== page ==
Lehman and the Bailout

| Tue Sep. 23, 2008 2:47 PM EDT

LEHMAN AND THE BAILOUT....Was last week's financial crisis caused by the Fed's decision to allow Lehman Brothers to go into bankruptcy? I'm not sure, but here's the basic argument in favor of this scenario:

  1. Monday: Fed allows Lehman to go bankrupt.

  2. Tuesday: Reserve Prime, a money market fund with exposure to Lehman securities, announces that it has "broken the buck." Money market funds are supposed to be the safest places possible to park your cash outside of T-bills, so this causes a panic.

  3. Wednesday: Depositers start making large-scale withdrawals from other money market funds. Banks need to service these withdrawals, so they begin hoarding cash and calling in their short-term loans (excess reserves held by banks increased last week from a normal $2 billion to nearly $200 billion). Every bank is doing the same thing, so no money is available for normal interbank loans. LIBOR skyrockets.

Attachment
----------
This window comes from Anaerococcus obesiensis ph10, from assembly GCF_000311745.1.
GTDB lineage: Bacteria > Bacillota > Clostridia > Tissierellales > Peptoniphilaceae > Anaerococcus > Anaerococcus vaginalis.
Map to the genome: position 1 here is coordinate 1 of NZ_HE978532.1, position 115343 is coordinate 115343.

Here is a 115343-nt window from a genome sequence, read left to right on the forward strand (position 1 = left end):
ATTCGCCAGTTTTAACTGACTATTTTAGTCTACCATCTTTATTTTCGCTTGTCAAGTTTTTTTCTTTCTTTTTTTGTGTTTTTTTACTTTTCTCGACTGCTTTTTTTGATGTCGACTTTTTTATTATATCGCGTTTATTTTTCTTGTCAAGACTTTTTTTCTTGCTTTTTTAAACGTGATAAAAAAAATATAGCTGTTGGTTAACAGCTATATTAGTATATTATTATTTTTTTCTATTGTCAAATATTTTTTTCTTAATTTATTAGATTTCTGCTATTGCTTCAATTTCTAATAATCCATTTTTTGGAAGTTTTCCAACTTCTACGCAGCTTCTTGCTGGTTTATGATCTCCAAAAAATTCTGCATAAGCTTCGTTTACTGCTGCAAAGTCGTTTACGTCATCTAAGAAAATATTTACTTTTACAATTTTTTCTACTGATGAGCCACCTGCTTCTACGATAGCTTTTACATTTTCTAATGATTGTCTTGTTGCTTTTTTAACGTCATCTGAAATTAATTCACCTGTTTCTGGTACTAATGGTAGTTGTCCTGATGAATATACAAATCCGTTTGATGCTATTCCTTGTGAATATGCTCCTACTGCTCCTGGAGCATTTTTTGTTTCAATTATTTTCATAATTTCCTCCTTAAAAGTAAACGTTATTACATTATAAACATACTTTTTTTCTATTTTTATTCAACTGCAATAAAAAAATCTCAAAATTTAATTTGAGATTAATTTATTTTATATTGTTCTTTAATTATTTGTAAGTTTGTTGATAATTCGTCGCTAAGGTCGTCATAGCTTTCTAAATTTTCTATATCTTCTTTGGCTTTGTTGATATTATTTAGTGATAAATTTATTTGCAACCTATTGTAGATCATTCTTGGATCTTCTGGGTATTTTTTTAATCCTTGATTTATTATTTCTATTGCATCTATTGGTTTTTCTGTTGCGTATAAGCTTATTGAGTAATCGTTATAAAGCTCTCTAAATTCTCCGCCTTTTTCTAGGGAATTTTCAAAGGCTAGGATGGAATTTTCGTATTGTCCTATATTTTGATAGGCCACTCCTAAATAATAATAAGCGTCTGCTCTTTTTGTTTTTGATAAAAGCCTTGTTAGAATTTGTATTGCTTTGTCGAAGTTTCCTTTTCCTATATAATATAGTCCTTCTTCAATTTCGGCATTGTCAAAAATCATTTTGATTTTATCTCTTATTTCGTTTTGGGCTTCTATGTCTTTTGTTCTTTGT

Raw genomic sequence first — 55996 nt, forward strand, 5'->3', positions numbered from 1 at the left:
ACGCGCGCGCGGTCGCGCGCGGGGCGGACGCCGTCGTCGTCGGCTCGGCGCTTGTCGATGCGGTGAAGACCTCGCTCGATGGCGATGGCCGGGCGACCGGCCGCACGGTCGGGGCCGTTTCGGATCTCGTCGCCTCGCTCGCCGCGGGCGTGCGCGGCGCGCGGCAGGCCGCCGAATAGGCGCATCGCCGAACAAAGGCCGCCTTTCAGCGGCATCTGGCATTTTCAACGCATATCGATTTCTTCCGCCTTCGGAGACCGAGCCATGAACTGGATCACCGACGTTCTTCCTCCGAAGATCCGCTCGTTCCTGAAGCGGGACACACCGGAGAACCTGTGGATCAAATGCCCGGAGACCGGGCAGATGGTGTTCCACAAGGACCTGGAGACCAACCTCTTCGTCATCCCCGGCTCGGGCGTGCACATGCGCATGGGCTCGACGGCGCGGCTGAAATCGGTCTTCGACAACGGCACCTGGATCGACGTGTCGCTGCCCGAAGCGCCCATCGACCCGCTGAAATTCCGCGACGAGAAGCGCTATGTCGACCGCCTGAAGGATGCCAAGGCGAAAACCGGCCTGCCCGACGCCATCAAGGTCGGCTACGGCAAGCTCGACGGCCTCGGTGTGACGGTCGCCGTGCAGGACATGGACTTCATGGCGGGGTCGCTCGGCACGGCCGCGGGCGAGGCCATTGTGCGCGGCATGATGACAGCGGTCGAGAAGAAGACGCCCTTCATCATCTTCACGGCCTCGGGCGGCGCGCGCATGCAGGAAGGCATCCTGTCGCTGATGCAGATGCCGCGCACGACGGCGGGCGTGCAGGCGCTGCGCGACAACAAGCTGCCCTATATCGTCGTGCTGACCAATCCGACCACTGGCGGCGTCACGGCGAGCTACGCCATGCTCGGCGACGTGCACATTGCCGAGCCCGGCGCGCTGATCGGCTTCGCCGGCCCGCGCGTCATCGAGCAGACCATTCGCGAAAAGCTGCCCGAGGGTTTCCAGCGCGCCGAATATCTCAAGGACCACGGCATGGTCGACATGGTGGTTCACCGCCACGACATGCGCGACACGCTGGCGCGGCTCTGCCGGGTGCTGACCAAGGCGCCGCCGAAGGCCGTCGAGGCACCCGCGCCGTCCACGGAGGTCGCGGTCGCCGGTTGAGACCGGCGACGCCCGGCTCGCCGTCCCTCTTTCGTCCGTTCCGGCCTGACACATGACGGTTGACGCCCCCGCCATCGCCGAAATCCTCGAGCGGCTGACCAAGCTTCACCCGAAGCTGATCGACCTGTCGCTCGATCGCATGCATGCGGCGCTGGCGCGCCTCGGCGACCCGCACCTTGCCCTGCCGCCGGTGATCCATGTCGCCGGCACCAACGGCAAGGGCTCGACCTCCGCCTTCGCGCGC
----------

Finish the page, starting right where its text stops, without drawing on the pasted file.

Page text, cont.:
4. Later Wednesday: with everyone hoarding cash, the credit markets seize up completely. The commercial paper market, which funds actual operations of actual companies, is close to death. The entire financial system is near collapse.

  5. Thursday: Bernanke and Paulson announce their bailout plan. This reduces the panic that banks will go bust and thereby frees up the credit markets a bit.

More details here. If I understand everything correctly, Bernanke and Paulson basically took a look at what happened after they allowed Lehman to collapse and decided it couldn't happen again. Hence the bailout.

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